A new research through which scientists showed that proper waste water treatment plant mud can be used as a partial alternative fuel may enable cement factories to reduce their CO2 emissions.
The research was carried out by scientists from the Rovira i Virgili University (URV) in Catalonia, an autonomous community in northeast Spain.
The scientists have carried out the first study into this method at a cement plant in Vallcarca (Catalonia), which has been producing cement for more than 100 years.
They confirm that it is "the best option for getting rid of mud that would have had to be dumped elsewhere, while also powering the plant".
"As this mud is already waste, burning it does not enter into the atmospheric CO2 emissions assigned to each country under the Kyoto Protocol," said Jose Luis Domingo, lead author of the study and director of the Toxicology and Environmental Health Laboratory at the URV.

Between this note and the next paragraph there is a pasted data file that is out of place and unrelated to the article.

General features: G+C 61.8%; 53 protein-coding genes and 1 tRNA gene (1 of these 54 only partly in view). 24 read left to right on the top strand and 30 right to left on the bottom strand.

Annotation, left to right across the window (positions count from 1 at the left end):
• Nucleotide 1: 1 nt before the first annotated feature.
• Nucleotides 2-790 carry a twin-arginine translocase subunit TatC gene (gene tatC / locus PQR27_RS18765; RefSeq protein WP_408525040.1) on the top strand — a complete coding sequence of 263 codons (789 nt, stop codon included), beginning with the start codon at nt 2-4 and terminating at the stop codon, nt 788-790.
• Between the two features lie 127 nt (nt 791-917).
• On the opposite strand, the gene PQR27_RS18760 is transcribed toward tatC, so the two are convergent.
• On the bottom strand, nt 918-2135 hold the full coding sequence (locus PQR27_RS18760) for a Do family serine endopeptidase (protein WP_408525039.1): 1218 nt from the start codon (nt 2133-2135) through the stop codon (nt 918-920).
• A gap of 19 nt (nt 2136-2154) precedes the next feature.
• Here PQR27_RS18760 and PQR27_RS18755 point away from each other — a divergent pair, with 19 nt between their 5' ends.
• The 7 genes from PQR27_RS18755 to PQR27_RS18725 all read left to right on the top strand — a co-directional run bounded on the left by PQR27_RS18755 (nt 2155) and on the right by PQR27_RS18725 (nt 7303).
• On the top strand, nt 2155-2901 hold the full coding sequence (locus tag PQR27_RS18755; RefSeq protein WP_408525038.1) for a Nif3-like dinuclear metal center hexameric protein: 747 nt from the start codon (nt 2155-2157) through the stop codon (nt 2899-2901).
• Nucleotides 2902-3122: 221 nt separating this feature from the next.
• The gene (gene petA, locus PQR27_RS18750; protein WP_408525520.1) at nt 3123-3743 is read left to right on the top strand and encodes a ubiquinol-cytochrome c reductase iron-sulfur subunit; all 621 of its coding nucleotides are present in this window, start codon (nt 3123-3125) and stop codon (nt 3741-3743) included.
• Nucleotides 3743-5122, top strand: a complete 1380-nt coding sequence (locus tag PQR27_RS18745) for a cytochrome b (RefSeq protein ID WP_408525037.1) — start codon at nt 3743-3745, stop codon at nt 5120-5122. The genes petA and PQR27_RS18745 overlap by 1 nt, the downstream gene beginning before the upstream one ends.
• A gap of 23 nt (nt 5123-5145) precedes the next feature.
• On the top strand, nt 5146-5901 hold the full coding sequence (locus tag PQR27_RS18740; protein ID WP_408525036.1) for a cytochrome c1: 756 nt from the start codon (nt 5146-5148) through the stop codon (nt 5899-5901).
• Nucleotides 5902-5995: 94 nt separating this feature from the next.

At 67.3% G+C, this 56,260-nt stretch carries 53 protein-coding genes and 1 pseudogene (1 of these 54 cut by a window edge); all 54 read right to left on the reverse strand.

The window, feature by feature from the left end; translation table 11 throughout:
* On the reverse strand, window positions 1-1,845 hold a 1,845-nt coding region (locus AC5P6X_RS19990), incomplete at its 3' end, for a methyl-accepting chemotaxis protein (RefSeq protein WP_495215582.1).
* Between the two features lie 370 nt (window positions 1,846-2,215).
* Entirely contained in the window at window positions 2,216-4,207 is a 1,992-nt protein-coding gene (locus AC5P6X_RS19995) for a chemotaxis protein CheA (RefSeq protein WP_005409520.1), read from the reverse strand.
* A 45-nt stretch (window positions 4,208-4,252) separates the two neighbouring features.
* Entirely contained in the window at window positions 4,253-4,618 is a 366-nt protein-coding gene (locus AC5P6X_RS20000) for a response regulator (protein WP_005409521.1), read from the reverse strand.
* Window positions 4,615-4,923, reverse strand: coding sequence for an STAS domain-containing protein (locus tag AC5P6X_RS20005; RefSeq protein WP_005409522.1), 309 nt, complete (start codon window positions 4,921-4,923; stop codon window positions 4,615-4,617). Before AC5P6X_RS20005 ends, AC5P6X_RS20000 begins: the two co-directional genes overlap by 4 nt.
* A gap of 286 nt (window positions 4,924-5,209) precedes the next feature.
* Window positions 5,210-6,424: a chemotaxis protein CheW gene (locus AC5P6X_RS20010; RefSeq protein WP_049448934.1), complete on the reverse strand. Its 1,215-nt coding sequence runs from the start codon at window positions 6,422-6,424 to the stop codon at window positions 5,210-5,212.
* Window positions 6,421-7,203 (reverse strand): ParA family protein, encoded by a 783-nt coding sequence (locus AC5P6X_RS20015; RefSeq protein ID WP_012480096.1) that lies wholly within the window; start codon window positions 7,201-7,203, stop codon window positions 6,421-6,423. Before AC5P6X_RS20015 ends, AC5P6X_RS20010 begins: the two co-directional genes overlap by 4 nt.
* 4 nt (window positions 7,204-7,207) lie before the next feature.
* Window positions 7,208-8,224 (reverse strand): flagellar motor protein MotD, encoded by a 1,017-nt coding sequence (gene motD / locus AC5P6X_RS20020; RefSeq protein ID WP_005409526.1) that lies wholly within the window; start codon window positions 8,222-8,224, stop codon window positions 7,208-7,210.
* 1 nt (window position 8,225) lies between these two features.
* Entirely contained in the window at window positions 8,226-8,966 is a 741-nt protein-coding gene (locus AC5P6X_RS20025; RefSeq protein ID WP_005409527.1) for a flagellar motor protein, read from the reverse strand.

This would enable plants producing cement, one of the most contaminating industries in terms of CO2 as well as emissions of dioxins, furans and heavy metals, to consume energy in a more environmentally friendly way.
Up to 20 percent of the fossil fuel energy used at the Catalan plant has now been substituted for the fuel from wastewater treatment plant mud.
From an economic point of view, the scientists will not say that cement plants could increase their profits by using this method, but "they will not have to pay anything to exceed their agreed emissions," the researcher points out.
The economic benefits of this system also depend on the price of fuel.
One of the most important issues for the URV scientists is the reduction in environmental impact, and consequently the health risks for people living near the plants.
The experiment with the mud has led to a 140,000 tonne reduction in CO2 emissions between 2003 and 2006, and will have limited the potential deaths from exposure to chemical pollutants.
In addition, the study shows that using this green fuel would reduce the cancer rate by 4.56 per million inhabitants.